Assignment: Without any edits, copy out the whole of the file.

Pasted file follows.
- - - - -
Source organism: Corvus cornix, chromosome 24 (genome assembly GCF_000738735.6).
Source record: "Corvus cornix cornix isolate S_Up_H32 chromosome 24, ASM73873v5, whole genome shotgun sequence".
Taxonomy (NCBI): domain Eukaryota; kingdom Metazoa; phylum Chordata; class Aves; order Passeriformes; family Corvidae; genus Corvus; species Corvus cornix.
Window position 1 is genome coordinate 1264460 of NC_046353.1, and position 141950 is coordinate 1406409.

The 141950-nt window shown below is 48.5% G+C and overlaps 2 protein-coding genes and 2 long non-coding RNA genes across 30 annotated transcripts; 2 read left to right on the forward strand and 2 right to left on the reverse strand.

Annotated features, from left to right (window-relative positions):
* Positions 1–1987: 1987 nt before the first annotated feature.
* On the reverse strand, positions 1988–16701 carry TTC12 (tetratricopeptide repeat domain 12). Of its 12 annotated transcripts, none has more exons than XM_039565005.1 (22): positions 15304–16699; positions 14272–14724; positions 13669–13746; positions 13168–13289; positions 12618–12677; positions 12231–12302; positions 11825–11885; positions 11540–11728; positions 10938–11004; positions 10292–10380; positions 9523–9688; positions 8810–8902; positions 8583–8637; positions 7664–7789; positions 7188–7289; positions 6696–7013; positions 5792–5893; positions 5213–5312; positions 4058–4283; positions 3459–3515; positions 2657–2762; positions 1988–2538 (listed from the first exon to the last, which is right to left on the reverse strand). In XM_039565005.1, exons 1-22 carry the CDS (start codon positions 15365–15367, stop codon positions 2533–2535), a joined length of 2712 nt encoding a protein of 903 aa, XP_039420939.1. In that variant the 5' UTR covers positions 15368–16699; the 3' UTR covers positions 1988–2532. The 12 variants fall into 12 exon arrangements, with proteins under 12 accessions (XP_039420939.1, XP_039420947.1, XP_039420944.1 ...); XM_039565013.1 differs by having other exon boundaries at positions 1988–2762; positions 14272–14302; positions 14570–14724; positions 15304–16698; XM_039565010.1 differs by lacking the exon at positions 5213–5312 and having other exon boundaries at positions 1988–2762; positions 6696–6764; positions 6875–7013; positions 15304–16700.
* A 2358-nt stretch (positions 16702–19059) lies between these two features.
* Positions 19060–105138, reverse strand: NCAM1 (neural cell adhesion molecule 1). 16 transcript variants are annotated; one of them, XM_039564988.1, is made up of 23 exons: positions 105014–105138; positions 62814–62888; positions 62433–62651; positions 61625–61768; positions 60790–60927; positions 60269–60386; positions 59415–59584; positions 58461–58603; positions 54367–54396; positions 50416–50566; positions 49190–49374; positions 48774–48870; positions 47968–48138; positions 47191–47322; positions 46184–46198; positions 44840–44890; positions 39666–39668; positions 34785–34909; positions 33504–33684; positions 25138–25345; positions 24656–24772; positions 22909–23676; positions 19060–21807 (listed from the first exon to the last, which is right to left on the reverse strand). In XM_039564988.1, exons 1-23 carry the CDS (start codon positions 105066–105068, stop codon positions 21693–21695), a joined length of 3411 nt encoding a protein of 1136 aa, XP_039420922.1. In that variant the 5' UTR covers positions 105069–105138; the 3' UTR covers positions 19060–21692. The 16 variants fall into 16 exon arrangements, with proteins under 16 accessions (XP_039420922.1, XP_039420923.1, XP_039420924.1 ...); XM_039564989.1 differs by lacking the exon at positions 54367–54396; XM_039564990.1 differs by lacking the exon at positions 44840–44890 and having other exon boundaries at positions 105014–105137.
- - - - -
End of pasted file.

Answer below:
Source organism: Corvus cornix, chromosome 24 (genome assembly GCF_000738735.6).
Source record: "Corvus cornix cornix isolate S_Up_H32 chromosome 24, ASM73873v5, whole genome shotgun sequence".
Taxonomy (NCBI): domain Eukaryota; kingdom Metazoa; phylum Chordata; class Aves; order Passeriformes; family Corvidae; genus Corvus; species Corvus cornix.
Window position 1 is genome coordinate 1264460 of NC_046353.1, and position 141950 is coordinate 1406409.

The 141950-nt window shown below is 48.5% G+C and overlaps 2 protein-coding genes and 2 long non-coding RNA genes across 30 annotated transcripts; 2 read left to right on the forward strand and 2 right to left on the reverse strand.

Annotated features, from left to right (window-relative positions):
* Positions 1–1987: 1987 nt before the first annotated feature.
* On the reverse strand, positions 1988–16701 carry TTC12 (tetratricopeptide repeat domain 12). Of its 12 annotated transcripts, none has more exons than XM_039565005.1 (22): positions 15304–16699; positions 14272–14724; positions 13669–13746; positions 13168–13289; positions 12618–12677; positions 12231–12302; positions 11825–11885; positions 11540–11728; positions 10938–11004; positions 10292–10380; positions 9523–9688; positions 8810–8902; positions 8583–8637; positions 7664–7789; positions 7188–7289; positions 6696–7013; positions 5792–5893; positions 5213–5312; positions 4058–4283; positions 3459–3515; positions 2657–2762; positions 1988–2538 (listed from the first exon to the last, which is right to left on the reverse strand). In XM_039565005.1, exons 1-22 carry the CDS (start codon positions 15365–15367, stop codon positions 2533–2535), a joined length of 2712 nt encoding a protein of 903 aa, XP_039420939.1. In that variant the 5' UTR covers positions 15368–16699; the 3' UTR covers positions 1988–2532. The 12 variants fall into 12 exon arrangements, with proteins under 12 accessions (XP_039420939.1, XP_039420947.1, XP_039420944.1 ...); XM_039565013.1 differs by having other exon boundaries at positions 1988–2762; positions 14272–14302; positions 14570–14724; positions 15304–16698; XM_039565010.1 differs by lacking the exon at positions 5213–5312 and having other exon boundaries at positions 1988–2762; positions 6696–6764; positions 6875–7013; positions 15304–16700.
* A 2358-nt stretch (positions 16702–19059) lies between these two features.
* Positions 19060–105138, reverse strand: NCAM1 (neural cell adhesion molecule 1). 16 transcript variants are annotated; one of them, XM_039564988.1, is made up of 23 exons: positions 105014–105138; positions 62814–62888; positions 62433–62651; positions 61625–61768; positions 60790–60927; positions 60269–60386; positions 59415–59584; positions 58461–58603; positions 54367–54396; positions 50416–50566; positions 49190–49374; positions 48774–48870; positions 47968–48138; positions 47191–47322; positions 46184–46198; positions 44840–44890; positions 39666–39668; positions 34785–34909; positions 33504–33684; positions 25138–25345; positions 24656–24772; positions 22909–23676; positions 19060–21807 (listed from the first exon to the last, which is right to left on the reverse strand). In XM_039564988.1, exons 1-23 carry the CDS (start codon positions 105066–105068, stop codon positions 21693–21695), a joined length of 3411 nt encoding a protein of 1136 aa, XP_039420922.1. In that variant the 5' UTR covers positions 105069–105138; the 3' UTR covers positions 19060–21692. The 16 variants fall into 16 exon arrangements, with proteins under 16 accessions (XP_039420922.1, XP_039420923.1, XP_039420924.1 ...); XM_039564989.1 differs by lacking the exon at positions 54367–54396; XM_039564990.1 differs by lacking the exon at positions 44840–44890 and having other exon boundaries at positions 105014–105137.